You are on page 1of 21

CS4311 Design and Analysis of Algorithms

Tutorial: An Introduction to NP-Completeness

About this Tutorial
• What is NP ? • How to check if a problem is in NP ? • Cook-Levin Theorem • Showing one of the most difficult problem in NP • Problem Reduction • Finding other most difficult problems

.E). asks you if this number is a prime 3 .Decision Problems • When we receive a problem. and he asks us if there is a path from A to B whose length is at most 100 • E.g. Your sister gives you a number.. say 1111111111111111111 (19 one’ and s). the first thing concern is: whether the problem has a solution or not • E.g. Peter gives us a map G = (V.

using time polynomial to the size of the input • We use P to denote the set of all these polynomial-time solvable problems 4 .Decision Problems • The problems in the previous page is called decision problems. because the answer is either YES or NO • Some decision problems can be solved efficiently.

 we can first apply this algorithm and then give the correct answer  Peter’problem is in P s • Can you think of other problems in P ? 5 .g.Decision Problems E. there is an s O(V log V + E)-time algorithm that finds the shortest path from A to B. For Peter’problem..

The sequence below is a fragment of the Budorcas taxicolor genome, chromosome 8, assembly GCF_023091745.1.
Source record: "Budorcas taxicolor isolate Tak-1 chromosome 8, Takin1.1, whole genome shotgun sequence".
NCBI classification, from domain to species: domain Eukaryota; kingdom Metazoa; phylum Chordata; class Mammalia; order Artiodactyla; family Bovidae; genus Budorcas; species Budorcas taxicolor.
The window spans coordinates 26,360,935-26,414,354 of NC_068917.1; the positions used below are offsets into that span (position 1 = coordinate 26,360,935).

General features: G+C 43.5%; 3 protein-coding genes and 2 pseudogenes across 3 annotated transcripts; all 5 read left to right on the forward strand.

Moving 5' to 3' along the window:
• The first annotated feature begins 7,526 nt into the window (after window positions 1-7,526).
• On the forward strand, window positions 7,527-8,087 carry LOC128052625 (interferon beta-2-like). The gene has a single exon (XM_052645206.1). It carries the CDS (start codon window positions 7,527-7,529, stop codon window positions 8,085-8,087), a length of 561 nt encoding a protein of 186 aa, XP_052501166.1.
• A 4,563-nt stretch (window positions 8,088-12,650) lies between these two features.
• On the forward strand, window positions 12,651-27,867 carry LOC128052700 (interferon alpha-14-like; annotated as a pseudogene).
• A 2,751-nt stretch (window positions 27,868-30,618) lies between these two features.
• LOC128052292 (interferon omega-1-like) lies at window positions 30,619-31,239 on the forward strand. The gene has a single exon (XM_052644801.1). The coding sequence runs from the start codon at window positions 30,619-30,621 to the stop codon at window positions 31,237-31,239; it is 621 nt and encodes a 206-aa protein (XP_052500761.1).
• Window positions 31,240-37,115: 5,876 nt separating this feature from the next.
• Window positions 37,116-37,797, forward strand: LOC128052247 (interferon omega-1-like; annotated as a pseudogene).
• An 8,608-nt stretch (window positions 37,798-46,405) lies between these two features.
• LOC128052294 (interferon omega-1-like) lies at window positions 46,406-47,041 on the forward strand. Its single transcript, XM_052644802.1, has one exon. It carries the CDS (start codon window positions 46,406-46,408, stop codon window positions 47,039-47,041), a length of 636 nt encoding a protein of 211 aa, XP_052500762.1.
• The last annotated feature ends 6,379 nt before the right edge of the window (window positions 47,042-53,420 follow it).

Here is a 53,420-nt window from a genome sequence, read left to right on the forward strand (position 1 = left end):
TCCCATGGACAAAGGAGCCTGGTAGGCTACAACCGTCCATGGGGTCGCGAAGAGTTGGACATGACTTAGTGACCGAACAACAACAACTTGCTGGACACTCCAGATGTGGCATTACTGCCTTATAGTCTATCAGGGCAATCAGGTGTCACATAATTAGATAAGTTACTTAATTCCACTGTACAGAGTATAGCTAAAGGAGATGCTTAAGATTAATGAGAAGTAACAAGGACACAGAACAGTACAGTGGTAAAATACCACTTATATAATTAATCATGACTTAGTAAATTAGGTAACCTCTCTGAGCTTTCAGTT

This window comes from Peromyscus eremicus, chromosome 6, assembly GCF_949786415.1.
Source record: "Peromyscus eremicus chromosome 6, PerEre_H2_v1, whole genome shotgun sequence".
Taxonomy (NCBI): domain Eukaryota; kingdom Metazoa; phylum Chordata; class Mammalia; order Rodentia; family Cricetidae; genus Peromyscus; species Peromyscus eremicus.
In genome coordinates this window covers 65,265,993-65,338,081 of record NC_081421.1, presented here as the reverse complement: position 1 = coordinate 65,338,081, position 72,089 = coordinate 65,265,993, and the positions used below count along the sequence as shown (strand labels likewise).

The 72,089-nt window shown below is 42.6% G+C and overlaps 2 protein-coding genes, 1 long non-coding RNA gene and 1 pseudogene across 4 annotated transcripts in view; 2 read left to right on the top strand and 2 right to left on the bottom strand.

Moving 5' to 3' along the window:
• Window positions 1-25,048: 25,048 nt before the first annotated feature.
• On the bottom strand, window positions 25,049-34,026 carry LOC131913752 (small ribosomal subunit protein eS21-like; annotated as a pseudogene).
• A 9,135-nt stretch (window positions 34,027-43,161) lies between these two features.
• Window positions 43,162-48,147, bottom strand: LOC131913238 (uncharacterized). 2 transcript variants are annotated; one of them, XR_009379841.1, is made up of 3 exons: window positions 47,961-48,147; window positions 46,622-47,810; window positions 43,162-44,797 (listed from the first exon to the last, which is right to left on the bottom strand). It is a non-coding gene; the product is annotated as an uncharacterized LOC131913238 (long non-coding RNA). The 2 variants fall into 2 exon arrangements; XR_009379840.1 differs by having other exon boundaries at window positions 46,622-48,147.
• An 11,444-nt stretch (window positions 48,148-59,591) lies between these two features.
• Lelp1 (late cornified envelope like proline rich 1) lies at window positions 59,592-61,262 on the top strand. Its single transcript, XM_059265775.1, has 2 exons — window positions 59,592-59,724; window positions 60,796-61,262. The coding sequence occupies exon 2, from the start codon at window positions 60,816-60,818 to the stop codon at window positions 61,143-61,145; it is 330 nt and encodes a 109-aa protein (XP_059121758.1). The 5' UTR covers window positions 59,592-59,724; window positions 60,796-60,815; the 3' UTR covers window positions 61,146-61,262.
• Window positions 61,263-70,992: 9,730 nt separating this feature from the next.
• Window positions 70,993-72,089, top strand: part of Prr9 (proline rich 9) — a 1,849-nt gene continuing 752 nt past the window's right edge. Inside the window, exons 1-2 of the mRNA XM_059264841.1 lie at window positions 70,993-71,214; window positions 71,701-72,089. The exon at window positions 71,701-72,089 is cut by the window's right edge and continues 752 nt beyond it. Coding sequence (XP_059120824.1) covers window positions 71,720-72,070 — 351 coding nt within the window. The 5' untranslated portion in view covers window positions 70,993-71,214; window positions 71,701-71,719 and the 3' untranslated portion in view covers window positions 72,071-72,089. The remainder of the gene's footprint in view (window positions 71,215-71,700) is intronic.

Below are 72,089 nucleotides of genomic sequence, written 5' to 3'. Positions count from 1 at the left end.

and /* short means : polynomial in size of input */ 2. Ask for a short proof. Be able to verify the answer is YES 6 . whenever it has an answer YES. for such a decision problem. we can : 1.Decision Problems • Another interesting classification of decision problems is to see if the problem can be verified in time polynomial to the size of the input • Precisely.

g. Check if it is a desired path (in poly-time )  this problem is polynomial-time verifiable 7 . Ask for the sequence of vertices (with no repetition) in any path from A to B whose length 100 2.Decision Problems E.. we can : 1. if there is a path s from A to B with length 100. In Peter’problem.